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Skip Navigation LinksHigh Fantasy HERO>Content>Campaign Guidelines>Campaign Paradigms>Epic Fantasy
Epic Fantasy
This paradigm represents a generic Epic Fantasy implementation, which is a "Lower" form of Fantasy. In general this means that characters are less capable, Magic is less plentiful, mortality is higher, and play tends to be "grittier".
Epic Fantasy lies somewhere between Sword & Sorcery and High Fantasy in both tone and power level. A key point is that Magic is generally easier but about as prevalent as it is in Sword & Sorcery, and not as easy or as prevalent as in High Fantasy.
Most Fantasy literature falls into this category to some extent. The classic example is of course Tolkein, and his many direct imitators such as Brooks and McKiernan. However, there are many more original writers such as Martin, Feist, J.V. Jones, Duncan, and a long list of others that aren't terribly original but at least don't just rip Tolkein off such as David Eddings and perhaps the master of gritty Fantasy David Gemmel. Some roleplaying settings have more of an Epic feel to them, including the Dragonlance and Ravenloft settings from D&D, the Warhammer Fantasy Roleplaying Game, the Paladium Fantasy Roleplaying Game, and Rolemaster. Several of these are more Dark Epic, but Epic nonetheless.
The primary difference between Epic Fantasy from other similar paradigms is more one of format and tone than anything else. Epic Fantasy generally focuses on a quest or overarching theme, and is more story driven; in fact this subgenre is often called Quest Fantasy.
Many examples of Epic Fantasy include a good deal of traveling through the countryside. A GM that intends to follow this trend should make a point of getting very familiar with the Environment section of the rules.
Another key consideration is how the GM casts travel in relation to the characters. Is the Journey a passive antagonist, something to be overcome by the characters? Or is the Journey a metaphor, paralleling the characters' progression and growth? Or is the Journey more of an adventure, a fun and challenging source of interesting events? Of course hybrids are possible, but regardless a GM should give some consideration to this idea before deciding on how heavily to enforce Environmental effects and how much focus to spend on the sundries of travel.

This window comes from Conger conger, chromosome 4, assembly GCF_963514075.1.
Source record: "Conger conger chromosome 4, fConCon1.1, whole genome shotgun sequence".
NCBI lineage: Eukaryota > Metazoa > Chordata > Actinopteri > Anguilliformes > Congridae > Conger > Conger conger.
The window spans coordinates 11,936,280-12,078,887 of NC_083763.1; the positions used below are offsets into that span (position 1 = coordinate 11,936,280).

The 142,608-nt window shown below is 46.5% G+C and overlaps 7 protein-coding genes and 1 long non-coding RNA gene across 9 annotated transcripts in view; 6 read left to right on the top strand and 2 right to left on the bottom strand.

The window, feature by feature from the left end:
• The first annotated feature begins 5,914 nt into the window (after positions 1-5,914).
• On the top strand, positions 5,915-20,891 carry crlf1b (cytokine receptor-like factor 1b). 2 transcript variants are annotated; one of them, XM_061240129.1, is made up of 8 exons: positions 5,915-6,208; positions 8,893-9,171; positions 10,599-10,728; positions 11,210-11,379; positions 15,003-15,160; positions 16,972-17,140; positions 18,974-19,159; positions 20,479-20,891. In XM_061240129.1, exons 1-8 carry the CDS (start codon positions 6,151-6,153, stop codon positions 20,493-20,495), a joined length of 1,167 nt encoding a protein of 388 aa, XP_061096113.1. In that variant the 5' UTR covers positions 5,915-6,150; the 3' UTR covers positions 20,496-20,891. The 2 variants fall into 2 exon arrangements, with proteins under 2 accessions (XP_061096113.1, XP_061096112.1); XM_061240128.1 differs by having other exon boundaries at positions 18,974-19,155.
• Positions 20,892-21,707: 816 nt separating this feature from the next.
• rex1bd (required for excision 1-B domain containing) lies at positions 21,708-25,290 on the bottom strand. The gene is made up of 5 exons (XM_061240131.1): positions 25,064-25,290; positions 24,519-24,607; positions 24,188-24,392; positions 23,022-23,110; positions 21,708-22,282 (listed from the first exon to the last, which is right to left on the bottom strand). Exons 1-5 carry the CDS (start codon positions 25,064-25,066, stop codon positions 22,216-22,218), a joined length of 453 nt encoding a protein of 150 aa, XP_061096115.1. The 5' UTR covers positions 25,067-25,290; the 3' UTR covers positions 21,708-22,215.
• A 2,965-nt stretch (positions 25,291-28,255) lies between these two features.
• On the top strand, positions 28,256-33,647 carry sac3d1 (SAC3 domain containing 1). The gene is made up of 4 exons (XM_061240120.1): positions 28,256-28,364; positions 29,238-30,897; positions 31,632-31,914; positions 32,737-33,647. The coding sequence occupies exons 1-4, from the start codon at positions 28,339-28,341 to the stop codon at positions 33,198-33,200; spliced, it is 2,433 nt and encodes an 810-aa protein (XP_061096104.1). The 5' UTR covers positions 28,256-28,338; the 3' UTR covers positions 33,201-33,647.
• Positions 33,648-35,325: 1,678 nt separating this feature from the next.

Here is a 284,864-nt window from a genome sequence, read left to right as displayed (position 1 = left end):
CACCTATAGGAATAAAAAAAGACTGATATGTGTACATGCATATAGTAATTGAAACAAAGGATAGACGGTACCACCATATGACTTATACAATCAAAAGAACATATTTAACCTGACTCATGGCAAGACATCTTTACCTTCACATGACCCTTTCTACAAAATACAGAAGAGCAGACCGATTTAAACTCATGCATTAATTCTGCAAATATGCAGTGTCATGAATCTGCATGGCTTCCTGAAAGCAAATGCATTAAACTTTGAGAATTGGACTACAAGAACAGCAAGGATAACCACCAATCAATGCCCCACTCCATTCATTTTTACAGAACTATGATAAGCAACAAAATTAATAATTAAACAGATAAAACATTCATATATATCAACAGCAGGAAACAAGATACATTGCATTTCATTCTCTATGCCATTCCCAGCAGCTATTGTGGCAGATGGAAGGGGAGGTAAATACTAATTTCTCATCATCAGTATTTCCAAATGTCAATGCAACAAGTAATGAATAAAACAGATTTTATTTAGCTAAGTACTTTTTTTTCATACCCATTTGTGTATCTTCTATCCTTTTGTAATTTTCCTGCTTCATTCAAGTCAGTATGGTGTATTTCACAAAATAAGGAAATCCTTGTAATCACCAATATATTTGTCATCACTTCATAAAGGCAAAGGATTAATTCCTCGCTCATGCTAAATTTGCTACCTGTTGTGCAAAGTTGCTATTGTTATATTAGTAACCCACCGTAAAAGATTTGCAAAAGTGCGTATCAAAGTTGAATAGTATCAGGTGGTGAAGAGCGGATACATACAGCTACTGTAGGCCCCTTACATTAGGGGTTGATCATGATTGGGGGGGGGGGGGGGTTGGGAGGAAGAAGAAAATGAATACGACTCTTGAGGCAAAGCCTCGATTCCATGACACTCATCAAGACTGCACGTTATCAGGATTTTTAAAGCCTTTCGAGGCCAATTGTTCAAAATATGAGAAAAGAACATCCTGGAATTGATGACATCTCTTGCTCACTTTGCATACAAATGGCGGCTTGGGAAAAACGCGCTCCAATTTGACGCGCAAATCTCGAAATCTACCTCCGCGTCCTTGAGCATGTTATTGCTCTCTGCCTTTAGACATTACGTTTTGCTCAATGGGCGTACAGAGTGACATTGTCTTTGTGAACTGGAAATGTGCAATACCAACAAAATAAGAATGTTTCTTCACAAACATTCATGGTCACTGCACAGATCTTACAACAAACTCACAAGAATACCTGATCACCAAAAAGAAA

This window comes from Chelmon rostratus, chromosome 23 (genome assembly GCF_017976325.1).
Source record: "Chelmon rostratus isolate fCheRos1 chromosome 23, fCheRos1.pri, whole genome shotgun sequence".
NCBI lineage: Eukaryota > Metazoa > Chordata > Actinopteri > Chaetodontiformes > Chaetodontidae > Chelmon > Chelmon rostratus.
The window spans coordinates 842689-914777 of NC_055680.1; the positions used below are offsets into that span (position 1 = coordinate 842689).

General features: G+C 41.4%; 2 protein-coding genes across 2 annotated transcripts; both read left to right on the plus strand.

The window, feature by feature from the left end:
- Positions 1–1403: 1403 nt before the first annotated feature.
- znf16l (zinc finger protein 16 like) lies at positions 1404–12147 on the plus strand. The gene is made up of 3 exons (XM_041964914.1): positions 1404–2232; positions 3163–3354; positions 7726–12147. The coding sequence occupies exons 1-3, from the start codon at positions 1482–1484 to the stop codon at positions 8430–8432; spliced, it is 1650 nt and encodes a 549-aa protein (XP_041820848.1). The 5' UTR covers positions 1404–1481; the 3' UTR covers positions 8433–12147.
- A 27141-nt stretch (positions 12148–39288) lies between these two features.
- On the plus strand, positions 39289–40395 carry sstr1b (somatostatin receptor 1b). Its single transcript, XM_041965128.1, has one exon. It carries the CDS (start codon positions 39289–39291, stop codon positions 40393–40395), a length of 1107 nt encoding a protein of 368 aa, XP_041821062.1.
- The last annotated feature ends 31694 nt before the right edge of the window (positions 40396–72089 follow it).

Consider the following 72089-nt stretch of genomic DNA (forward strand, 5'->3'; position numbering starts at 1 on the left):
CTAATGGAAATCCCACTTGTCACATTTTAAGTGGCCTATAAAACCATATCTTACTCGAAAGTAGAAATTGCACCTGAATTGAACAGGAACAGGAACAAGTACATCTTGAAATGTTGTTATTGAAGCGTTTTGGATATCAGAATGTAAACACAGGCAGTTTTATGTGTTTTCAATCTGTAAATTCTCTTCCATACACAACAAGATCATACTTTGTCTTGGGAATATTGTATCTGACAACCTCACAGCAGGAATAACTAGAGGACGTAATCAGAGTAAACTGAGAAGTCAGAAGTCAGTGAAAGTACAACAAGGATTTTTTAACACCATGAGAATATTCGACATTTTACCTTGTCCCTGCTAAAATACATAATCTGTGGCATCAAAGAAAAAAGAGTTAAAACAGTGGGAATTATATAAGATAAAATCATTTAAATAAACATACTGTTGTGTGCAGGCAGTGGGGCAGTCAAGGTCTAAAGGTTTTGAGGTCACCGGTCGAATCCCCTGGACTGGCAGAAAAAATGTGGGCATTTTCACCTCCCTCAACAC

Many examples of Epic Fantasy include the idea of a long history filled with bygone empires and powerful events that have littered the setting with remnants and relics. Crumbling architecture and old "places of power" are common expressions of this trope.
To model this the GM might consider sprinkling the landscape of their setting with ruined structures that have an actual Power, typically sensory but perhaps healing, obfuscating, or some other subtle and passive effects, bought via an Immovable Focus. This can add a lot of flavor to a campaign, and allow for some powerful but immobile Magic.
Due to its story driven focus, this paradigm favors longer story arcs, and character mortality is much rarer than in Sword & Sorcery. The heroes of the story generally lead charmed existences and somehow manage to scrape through even the most desperate circumstances. Part of this comes down to the GM's handling of events in play, but part of it can be shoved off into mechanics.
The focus of the subgenre isn't on flashy effect and raw power, it is generally on character development, and thus Magic tends to the subtle rather than big flashy effects and often isn't very refined. Frequently in many examples of Epic Fantasy magic seems to act more as pure willpower being exerted upon events than some kind of structured mystical practice.
Being more of a literary environment, where the book is about the journey of the characters rather than an account of battles and fights, the opposition in this subgenre are rarely very powerful in objective terms because they can all be taken out by a single event, the better to move the story along.
A group of three Ogres in the woods may be a major danger, not just a brief encounter requiring a little sword sharpening after the fact, but conversely somehow manage to defeat themselves via sheer stupidity in a literary reversal. Even a major threat like a Dragon might be killed by a single arrow in the literature, which is clearly ludicrous within the scope of most Fantasy RPGs, even in HERO System games using hit-location multiples. The greatest evil in all the land cant survive having a piece of jewelry cut off of their finger; etc. etc.
If a GM wanted to model this trope, they should consider building most opponents with a major flaw or weakness which defeats them utterly if exploited.
The following options are assumed to be in effect for this paradigm.
Option Selected Option
No Formal Race Package or NCM   X Formal Race Package with NCM
END Cost = Active Points / 10   X END Cost = Active Points / 5
Knockback   X Knockdown
Generalized Damage P N Hit Location Damage
No Long Term Damage   ~ Injury & Impairment Damage
Literacy Standard   X Literacy Not Standard
Super Skills Available   X No Super Skills Available
Combat Luck Allowed ~   No Combat Luck Allowed
No Deadly Blow Allowed   ~ Deadly Blow Allowed
No Armor Proficiency   X Armor Proficiency
No Skill Maxima X   Skill Maxima
No STR Minima   X STR Minima
Equipment Costs Points   X Equipment Doesn't Cost Points
Bases & Vehicles Cost Points   X Bases & Vehicles Don't Cost Points
Followers Cost Points   X Follower Don't Cost Points
Superheroic CSL Conversion   X Heroic CSL Conversion
No Encumbrance   X Encumbrance
No Long Term Endurance   X Long Term Endurance
Normal Damage Default   X Killing Damage Default
~: Used in moderation
P: Player Characters, perhaps significant NPC's
N: Non Player Characters and "monsters"